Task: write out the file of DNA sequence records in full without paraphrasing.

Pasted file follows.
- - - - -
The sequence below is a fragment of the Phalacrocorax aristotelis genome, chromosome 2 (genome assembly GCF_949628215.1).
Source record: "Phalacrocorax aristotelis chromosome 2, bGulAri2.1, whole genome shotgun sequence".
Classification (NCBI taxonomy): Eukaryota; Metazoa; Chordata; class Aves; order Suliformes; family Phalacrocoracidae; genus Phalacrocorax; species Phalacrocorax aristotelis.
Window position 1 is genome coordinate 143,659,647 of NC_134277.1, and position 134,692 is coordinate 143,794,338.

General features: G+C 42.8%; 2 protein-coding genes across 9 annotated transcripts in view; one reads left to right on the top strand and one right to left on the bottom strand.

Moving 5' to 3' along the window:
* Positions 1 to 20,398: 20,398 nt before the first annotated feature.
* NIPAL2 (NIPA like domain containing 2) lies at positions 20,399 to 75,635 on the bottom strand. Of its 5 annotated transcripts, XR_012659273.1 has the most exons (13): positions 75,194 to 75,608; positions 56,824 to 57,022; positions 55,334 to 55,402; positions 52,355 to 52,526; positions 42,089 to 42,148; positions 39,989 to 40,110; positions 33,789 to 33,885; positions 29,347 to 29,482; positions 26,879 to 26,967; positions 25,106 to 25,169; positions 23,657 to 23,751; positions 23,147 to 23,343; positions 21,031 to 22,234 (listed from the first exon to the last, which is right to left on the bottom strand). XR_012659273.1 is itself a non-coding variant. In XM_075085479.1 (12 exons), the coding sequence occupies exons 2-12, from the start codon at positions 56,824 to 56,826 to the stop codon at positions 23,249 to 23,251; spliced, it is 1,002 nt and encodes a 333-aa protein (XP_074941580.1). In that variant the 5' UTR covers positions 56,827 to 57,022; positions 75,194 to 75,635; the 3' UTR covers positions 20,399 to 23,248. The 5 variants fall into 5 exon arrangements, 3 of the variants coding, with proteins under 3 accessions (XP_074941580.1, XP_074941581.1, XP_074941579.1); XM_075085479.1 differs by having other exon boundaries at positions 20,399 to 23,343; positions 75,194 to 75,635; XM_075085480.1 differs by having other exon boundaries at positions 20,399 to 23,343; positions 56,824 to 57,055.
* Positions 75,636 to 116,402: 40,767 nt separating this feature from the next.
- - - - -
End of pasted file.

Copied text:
The sequence below is a fragment of the Phalacrocorax aristotelis genome, chromosome 2 (genome assembly GCF_949628215.1).
Source record: "Phalacrocorax aristotelis chromosome 2, bGulAri2.1, whole genome shotgun sequence".
Classification (NCBI taxonomy): Eukaryota; Metazoa; Chordata; class Aves; order Suliformes; family Phalacrocoracidae; genus Phalacrocorax; species Phalacrocorax aristotelis.
Window position 1 is genome coordinate 143,659,647 of NC_134277.1, and position 134,692 is coordinate 143,794,338.

General features: G+C 42.8%; 2 protein-coding genes across 9 annotated transcripts in view; one reads left to right on the top strand and one right to left on the bottom strand.

Moving 5' to 3' along the window:
* Positions 1 to 20,398: 20,398 nt before the first annotated feature.
* NIPAL2 (NIPA like domain containing 2) lies at positions 20,399 to 75,635 on the bottom strand. Of its 5 annotated transcripts, XR_012659273.1 has the most exons (13): positions 75,194 to 75,608; positions 56,824 to 57,022; positions 55,334 to 55,402; positions 52,355 to 52,526; positions 42,089 to 42,148; positions 39,989 to 40,110; positions 33,789 to 33,885; positions 29,347 to 29,482; positions 26,879 to 26,967; positions 25,106 to 25,169; positions 23,657 to 23,751; positions 23,147 to 23,343; positions 21,031 to 22,234 (listed from the first exon to the last, which is right to left on the bottom strand). XR_012659273.1 is itself a non-coding variant. In XM_075085479.1 (12 exons), the coding sequence occupies exons 2-12, from the start codon at positions 56,824 to 56,826 to the stop codon at positions 23,249 to 23,251; spliced, it is 1,002 nt and encodes a 333-aa protein (XP_074941580.1). In that variant the 5' UTR covers positions 56,827 to 57,022; positions 75,194 to 75,635; the 3' UTR covers positions 20,399 to 23,248. The 5 variants fall into 5 exon arrangements, 3 of the variants coding, with proteins under 3 accessions (XP_074941580.1, XP_074941581.1, XP_074941579.1); XM_075085479.1 differs by having other exon boundaries at positions 20,399 to 23,343; positions 75,194 to 75,635; XM_075085480.1 differs by having other exon boundaries at positions 20,399 to 23,343; positions 56,824 to 57,055.
* Positions 75,636 to 116,402: 40,767 nt separating this feature from the next.